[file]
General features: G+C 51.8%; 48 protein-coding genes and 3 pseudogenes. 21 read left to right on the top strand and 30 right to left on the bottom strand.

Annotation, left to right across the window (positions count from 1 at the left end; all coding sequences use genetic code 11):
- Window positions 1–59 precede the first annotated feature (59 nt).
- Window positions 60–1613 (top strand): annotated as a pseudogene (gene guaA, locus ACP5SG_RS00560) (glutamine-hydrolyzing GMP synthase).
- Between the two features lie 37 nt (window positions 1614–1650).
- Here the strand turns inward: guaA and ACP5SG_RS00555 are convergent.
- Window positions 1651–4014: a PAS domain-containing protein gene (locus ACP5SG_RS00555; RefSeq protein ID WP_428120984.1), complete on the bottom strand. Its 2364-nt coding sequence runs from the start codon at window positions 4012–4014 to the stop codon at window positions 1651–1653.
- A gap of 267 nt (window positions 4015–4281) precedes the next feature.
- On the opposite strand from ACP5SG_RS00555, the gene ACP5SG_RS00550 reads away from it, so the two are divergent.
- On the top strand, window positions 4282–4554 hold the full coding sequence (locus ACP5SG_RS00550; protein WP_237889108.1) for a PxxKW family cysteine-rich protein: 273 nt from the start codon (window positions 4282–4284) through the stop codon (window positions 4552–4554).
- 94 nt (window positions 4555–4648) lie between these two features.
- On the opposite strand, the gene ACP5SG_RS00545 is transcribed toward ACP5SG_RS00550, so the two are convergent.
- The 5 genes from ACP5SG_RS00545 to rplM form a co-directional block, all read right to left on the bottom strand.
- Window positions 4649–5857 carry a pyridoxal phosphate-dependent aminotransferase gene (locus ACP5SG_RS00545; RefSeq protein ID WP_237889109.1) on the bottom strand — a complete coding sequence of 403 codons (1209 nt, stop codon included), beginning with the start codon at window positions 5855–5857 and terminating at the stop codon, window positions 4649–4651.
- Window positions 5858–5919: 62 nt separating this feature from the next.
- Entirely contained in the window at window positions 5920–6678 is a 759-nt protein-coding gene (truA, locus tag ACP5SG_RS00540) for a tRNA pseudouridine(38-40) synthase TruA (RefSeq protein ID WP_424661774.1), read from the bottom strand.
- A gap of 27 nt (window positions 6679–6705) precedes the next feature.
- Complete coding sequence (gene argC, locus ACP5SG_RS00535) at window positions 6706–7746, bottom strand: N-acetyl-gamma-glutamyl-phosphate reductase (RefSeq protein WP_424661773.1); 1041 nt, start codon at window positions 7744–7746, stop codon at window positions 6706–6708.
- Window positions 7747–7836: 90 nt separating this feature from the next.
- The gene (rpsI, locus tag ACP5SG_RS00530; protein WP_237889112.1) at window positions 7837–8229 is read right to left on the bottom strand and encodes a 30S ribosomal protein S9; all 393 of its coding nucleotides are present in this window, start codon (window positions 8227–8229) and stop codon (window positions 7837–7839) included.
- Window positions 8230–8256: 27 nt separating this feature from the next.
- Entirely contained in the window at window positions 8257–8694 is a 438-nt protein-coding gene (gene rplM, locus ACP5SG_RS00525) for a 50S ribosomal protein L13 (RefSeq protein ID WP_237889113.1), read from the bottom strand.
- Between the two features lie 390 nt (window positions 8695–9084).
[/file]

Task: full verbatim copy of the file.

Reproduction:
General features: G+C 51.8%; 48 protein-coding genes and 3 pseudogenes. 21 read left to right on the top strand and 30 right to left on the bottom strand.

Annotation, left to right across the window (positions count from 1 at the left end; all coding sequences use genetic code 11):
- Window positions 1–59 precede the first annotated feature (59 nt).
- Window positions 60–1613 (top strand): annotated as a pseudogene (gene guaA, locus ACP5SG_RS00560) (glutamine-hydrolyzing GMP synthase).
- Between the two features lie 37 nt (window positions 1614–1650).
- Here the strand turns inward: guaA and ACP5SG_RS00555 are convergent.
- Window positions 1651–4014: a PAS domain-containing protein gene (locus ACP5SG_RS00555; RefSeq protein ID WP_428120984.1), complete on the bottom strand. Its 2364-nt coding sequence runs from the start codon at window positions 4012–4014 to the stop codon at window positions 1651–1653.
- A gap of 267 nt (window positions 4015–4281) precedes the next feature.
- On the opposite strand from ACP5SG_RS00555, the gene ACP5SG_RS00550 reads away from it, so the two are divergent.
- On the top strand, window positions 4282–4554 hold the full coding sequence (locus ACP5SG_RS00550; protein WP_237889108.1) for a PxxKW family cysteine-rich protein: 273 nt from the start codon (window positions 4282–4284) through the stop codon (window positions 4552–4554).
- 94 nt (window positions 4555–4648) lie between these two features.
- On the opposite strand, the gene ACP5SG_RS00545 is transcribed toward ACP5SG_RS00550, so the two are convergent.
- The 5 genes from ACP5SG_RS00545 to rplM form a co-directional block, all read right to left on the bottom strand.
- Window positions 4649–5857 carry a pyridoxal phosphate-dependent aminotransferase gene (locus ACP5SG_RS00545; RefSeq protein ID WP_237889109.1) on the bottom strand — a complete coding sequence of 403 codons (1209 nt, stop codon included), beginning with the start codon at window positions 5855–5857 and terminating at the stop codon, window positions 4649–4651.
- Window positions 5858–5919: 62 nt separating this feature from the next.
- Entirely contained in the window at window positions 5920–6678 is a 759-nt protein-coding gene (truA, locus tag ACP5SG_RS00540) for a tRNA pseudouridine(38-40) synthase TruA (RefSeq protein ID WP_424661774.1), read from the bottom strand.
- A gap of 27 nt (window positions 6679–6705) precedes the next feature.
- Complete coding sequence (gene argC, locus ACP5SG_RS00535) at window positions 6706–7746, bottom strand: N-acetyl-gamma-glutamyl-phosphate reductase (RefSeq protein WP_424661773.1); 1041 nt, start codon at window positions 7744–7746, stop codon at window positions 6706–6708.
- Window positions 7747–7836: 90 nt separating this feature from the next.
- The gene (rpsI, locus tag ACP5SG_RS00530; protein WP_237889112.1) at window positions 7837–8229 is read right to left on the bottom strand and encodes a 30S ribosomal protein S9; all 393 of its coding nucleotides are present in this window, start codon (window positions 8227–8229) and stop codon (window positions 7837–7839) included.
- Window positions 8230–8256: 27 nt separating this feature from the next.
- Entirely contained in the window at window positions 8257–8694 is a 438-nt protein-coding gene (gene rplM, locus ACP5SG_RS00525) for a 50S ribosomal protein L13 (RefSeq protein ID WP_237889113.1), read from the bottom strand.
- Between the two features lie 390 nt (window positions 8695–9084).